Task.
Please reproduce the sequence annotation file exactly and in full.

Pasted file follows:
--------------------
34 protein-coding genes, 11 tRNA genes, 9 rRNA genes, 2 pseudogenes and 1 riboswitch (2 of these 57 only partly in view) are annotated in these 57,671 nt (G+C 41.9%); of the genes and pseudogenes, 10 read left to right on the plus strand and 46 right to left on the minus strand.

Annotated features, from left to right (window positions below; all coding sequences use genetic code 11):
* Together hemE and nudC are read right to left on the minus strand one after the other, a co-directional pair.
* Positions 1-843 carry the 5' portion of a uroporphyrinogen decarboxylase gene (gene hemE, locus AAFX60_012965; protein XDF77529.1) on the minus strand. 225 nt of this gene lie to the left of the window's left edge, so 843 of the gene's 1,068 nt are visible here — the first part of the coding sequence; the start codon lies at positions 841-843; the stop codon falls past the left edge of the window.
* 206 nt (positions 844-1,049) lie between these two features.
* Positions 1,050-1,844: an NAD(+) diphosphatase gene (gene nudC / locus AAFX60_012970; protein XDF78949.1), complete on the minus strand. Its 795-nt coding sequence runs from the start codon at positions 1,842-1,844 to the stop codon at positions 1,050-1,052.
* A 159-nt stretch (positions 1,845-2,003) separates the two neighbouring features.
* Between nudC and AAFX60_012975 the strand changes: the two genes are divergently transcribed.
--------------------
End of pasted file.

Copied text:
34 protein-coding genes, 11 tRNA genes, 9 rRNA genes, 2 pseudogenes and 1 riboswitch (2 of these 57 only partly in view) are annotated in these 57,671 nt (G+C 41.9%); of the genes and pseudogenes, 10 read left to right on the plus strand and 46 right to left on the minus strand.

Annotated features, from left to right (window positions below; all coding sequences use genetic code 11):
* Together hemE and nudC are read right to left on the minus strand one after the other, a co-directional pair.
* Positions 1-843 carry the 5' portion of a uroporphyrinogen decarboxylase gene (gene hemE, locus AAFX60_012965; protein XDF77529.1) on the minus strand. 225 nt of this gene lie to the left of the window's left edge, so 843 of the gene's 1,068 nt are visible here — the first part of the coding sequence; the start codon lies at positions 841-843; the stop codon falls past the left edge of the window.
* 206 nt (positions 844-1,049) lie between these two features.
* Positions 1,050-1,844: an NAD(+) diphosphatase gene (gene nudC / locus AAFX60_012970; protein XDF78949.1), complete on the minus strand. Its 795-nt coding sequence runs from the start codon at positions 1,842-1,844 to the stop codon at positions 1,050-1,052.
* A 159-nt stretch (positions 1,845-2,003) separates the two neighbouring features.
* Between nudC and AAFX60_012975 the strand changes: the two genes are divergently transcribed.